Habakkuk – Chapter 2 – Perspective

I wrote the following paragraph in my last post.

So if the Bible isn’t about us, then what is it about? In a sentence, it is a record of what God has done, what He is currently doing, and what He will do in the future. The central figure in this massive literary work is God Himself. The theme of the book is God’s interaction with His creation. The focus of the Bible is eternal, so if you are treating it like a Christianized self-help book you are misunderstanding the message. The Bible corrects our perspective by demonstrating God to be the center of the universe, not us.

Essentially, I was challenging our perspective of the Bible. We make it about us, I contend it is about God. I would like to take a few minutes and consider how we perceive the Bible. More specifically, let’s consider how we view the Old and New Testaments and how they fit as a whole.




  1. the art of drawing solid objects on a two-dimensional surface so as to give the right impression of their height, width, depth, and position in relation to each other when viewed from a particular point.
    “a perspective drawing”

  2. a particular attitude toward or way of regarding something; a point of view.
    “most guidebook history is written from the editor’s perspective”
synonyms: outlook, view, viewpoint, point of view, standpoint, position, stand, stance, angle, slant, attitude, frame of mind, frame of reference, approach, way of looking/thinking, vantage point, interpretation

“her perspective on everything had been changing”

(Google dictionary search)

Sometimes I feel like a Salmon swimming upstream when it comes to trying to get people to pay attention to the Old Testament. Maybe the problem is with the word old. Why mess around in the old when there is something new to consider? Maybe the problem is with the naming convention we use. The word testament is actually more of a Greek representation of the two works. The two parts of the Bible are more accurately representative of New and Old Covenants rather than testaments.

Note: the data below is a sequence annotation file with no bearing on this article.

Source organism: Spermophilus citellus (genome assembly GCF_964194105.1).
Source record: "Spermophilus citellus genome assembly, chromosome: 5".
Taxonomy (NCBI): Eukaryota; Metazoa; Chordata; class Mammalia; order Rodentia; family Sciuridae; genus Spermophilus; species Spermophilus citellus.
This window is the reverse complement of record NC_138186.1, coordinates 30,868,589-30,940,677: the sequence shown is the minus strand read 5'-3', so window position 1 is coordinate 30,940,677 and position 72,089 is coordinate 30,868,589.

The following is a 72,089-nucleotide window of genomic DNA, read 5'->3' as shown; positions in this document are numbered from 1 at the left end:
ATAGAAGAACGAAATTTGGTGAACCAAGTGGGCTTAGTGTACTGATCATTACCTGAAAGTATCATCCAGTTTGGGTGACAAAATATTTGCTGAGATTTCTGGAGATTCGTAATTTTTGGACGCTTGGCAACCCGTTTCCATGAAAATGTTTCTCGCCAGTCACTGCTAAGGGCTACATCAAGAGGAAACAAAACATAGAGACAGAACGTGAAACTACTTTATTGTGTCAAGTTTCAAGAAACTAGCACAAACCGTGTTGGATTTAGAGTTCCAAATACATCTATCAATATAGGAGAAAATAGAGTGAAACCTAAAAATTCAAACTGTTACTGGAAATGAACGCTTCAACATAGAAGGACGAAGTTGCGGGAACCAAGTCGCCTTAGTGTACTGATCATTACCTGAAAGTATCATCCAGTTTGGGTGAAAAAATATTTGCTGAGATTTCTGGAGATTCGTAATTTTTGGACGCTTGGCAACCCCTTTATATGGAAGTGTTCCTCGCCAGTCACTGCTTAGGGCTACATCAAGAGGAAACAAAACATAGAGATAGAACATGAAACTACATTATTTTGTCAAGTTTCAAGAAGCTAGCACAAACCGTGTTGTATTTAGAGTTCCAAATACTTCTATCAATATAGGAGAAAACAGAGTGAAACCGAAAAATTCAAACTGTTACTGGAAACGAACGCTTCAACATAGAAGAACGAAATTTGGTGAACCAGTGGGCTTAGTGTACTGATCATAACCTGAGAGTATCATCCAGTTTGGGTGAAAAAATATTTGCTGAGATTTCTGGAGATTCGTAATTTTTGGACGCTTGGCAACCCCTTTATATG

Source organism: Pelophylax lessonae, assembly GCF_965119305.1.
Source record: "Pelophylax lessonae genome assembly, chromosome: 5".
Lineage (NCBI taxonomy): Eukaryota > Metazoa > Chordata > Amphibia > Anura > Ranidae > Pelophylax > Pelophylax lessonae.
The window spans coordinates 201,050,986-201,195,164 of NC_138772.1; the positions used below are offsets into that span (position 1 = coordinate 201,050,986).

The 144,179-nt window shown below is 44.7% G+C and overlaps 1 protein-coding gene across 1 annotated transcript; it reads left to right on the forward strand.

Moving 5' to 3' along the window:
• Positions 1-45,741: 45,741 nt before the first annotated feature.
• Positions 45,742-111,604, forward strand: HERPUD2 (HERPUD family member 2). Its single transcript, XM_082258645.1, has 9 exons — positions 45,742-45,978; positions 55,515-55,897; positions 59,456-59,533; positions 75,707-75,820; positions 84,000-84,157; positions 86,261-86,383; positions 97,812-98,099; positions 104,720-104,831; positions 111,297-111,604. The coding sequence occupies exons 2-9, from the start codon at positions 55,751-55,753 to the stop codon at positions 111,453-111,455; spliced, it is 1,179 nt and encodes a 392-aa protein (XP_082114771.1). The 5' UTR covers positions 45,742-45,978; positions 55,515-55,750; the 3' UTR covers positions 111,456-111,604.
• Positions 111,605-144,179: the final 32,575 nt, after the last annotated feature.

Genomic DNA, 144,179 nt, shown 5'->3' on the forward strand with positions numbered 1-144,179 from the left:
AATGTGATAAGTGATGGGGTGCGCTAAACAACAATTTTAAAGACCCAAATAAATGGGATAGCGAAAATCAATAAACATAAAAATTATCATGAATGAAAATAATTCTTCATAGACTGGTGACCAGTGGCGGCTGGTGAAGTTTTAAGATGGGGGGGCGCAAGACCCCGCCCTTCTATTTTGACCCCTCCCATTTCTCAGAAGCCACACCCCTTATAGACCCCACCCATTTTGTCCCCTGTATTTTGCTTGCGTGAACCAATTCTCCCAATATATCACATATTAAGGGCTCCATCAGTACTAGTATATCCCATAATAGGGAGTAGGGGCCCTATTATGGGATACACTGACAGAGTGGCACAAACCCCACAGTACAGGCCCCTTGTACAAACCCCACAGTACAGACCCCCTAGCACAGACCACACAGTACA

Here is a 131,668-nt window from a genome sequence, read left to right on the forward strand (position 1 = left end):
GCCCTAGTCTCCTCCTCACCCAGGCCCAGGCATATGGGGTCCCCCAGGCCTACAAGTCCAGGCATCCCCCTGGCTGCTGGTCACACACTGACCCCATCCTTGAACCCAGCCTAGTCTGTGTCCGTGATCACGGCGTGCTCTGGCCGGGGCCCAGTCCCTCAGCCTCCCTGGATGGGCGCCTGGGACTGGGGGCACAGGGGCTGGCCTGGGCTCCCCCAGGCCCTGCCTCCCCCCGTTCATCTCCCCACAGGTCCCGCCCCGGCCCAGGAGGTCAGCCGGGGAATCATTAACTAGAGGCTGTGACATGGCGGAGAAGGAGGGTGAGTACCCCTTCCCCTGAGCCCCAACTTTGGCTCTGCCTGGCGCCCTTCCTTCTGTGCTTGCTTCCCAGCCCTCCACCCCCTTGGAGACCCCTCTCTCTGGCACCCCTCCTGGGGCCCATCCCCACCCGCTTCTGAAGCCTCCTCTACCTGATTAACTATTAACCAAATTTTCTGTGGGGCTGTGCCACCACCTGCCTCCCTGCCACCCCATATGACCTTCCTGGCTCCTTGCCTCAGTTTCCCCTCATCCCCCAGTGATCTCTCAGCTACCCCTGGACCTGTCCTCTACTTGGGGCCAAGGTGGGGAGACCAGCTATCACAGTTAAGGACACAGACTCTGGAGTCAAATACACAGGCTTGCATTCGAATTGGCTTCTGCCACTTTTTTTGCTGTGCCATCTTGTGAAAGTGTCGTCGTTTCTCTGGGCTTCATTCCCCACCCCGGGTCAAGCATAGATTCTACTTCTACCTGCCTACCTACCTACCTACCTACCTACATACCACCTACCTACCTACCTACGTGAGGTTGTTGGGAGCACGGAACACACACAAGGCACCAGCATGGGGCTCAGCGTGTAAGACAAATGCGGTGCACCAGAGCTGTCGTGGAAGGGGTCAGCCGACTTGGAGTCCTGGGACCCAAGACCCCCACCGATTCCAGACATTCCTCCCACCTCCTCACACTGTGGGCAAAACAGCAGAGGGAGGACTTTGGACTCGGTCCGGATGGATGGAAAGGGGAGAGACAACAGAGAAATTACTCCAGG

Many modern day Christians view the Old Testament as historical or simply as a prelude to the New Testament and see little value in spending time in it today. There are many problems with marginalizing the Old Testament. Maybe the main problem is that the New Testament authors and characters spend a significant amount of time connecting the “scriptures”, or the Old Testament to the then modern day events records for us as the New Testament.

Let’s look at a verse of scripture in the book of Habakkuk which demonstrates a truth applicable in both the Old and New Covenants.

Habakkuk 2:4

          4 “Behold the proud,

   His soul is not upright in him;

   But the just shall live by his faith.


Feel free to read the surrounding verses for context. In this one sentence that makes up verse four, the author introduces a contrast between the proud man and the man who lives by faith. Let’s make a few observations.

The first word we encounter is “behold”. Look at or notice the proud [man]. What is it that the author wants to draw our attention to concerning the proud man? The fact that his soul is not upright in him.